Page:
For the past 8 years, Tixeo has been moving towards 100% ‘augmented teleworking’. Thanks to the TixeoFusion mode of its secure videoconferencing solution, Tixeo teams work together in a virtual open space on a daily basis. The result: simple, reliable and user-friendly communication that erases the distance between employees and strengthens collaboration.

How has Tixeo's 100% augmented teleworking model become sustainable?

white paper on teleworking security

Teleworking: 3 ways to improve productivity

Teleworking: 3 ways to improve productivity

Today, a large majority of French people believe that teleworking has more advantages than disadvantages. In fact, 72% believe that the main advantage of teleworking is increased individual productivity. These are the findings of a recent study by SD Worx.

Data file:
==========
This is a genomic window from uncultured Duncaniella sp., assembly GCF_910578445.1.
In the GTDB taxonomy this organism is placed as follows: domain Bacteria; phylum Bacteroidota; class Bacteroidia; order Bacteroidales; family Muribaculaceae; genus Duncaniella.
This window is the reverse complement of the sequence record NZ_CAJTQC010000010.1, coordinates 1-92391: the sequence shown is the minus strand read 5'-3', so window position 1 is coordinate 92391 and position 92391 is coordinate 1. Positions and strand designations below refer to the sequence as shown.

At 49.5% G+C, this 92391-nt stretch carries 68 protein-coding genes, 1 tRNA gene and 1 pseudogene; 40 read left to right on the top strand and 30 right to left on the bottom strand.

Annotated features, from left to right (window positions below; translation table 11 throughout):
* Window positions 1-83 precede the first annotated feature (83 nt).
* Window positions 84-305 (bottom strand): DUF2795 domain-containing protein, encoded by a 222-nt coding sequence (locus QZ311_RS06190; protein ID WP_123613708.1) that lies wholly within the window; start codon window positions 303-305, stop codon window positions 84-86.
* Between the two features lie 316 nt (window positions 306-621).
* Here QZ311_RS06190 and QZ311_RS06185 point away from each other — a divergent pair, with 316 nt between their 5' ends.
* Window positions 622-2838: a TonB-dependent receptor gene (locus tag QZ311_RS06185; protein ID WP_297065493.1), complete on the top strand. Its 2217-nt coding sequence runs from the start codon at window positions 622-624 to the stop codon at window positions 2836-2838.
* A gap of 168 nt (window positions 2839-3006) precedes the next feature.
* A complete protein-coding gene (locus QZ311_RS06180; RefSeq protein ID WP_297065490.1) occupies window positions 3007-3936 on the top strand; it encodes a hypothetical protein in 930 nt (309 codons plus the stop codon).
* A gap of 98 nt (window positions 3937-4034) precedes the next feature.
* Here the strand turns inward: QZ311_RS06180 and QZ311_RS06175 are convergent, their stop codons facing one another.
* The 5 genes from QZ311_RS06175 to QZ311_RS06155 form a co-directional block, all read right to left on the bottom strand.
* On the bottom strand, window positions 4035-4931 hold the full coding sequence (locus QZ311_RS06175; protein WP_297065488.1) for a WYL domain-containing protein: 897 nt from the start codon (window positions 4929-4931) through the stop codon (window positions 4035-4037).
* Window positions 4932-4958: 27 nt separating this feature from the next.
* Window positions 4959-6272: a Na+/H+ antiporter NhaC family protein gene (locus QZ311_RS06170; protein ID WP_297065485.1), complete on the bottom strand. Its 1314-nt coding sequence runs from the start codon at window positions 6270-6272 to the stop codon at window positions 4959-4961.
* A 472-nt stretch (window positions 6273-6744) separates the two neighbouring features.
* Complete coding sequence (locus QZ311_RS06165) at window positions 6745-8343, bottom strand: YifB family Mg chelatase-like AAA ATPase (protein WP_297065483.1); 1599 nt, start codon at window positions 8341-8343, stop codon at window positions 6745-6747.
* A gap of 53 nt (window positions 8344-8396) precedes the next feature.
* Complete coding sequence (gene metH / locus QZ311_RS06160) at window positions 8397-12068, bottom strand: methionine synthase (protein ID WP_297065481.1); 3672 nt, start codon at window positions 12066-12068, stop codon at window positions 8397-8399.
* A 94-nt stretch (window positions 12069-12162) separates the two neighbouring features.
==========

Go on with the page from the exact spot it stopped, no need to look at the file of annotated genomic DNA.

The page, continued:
Why can teleworking boost productivity?

A better work-life balance

By working remotely, employees benefit from a degree of flexibility. This enables them to achieve a better work-life balance. In fact, the SD Worx study found that 80% of French employees believe that teleworking improves work-life balance. Working from home makes personal organisation easier. It allows employees to devote themselves to sporting, cultural or community activities at the end of the working day, which makes a major contribution to their well-being.

Reduced stress and absence

The elimination of commuting and the flexibility of teleworking considerably reduce stress in the workplace, which is one of the main causes of absenteeism.

By reducing stress at work, companies can limit absences in the long term, provided that they support employees in setting up teleworking (appropriate equipment, awareness of good posture and the importance of maintaining physical activity, etc.). The quality of life provided by teleworking can therefore have a major impact on employee productivity.

 

How can teleworking productivity be maintained?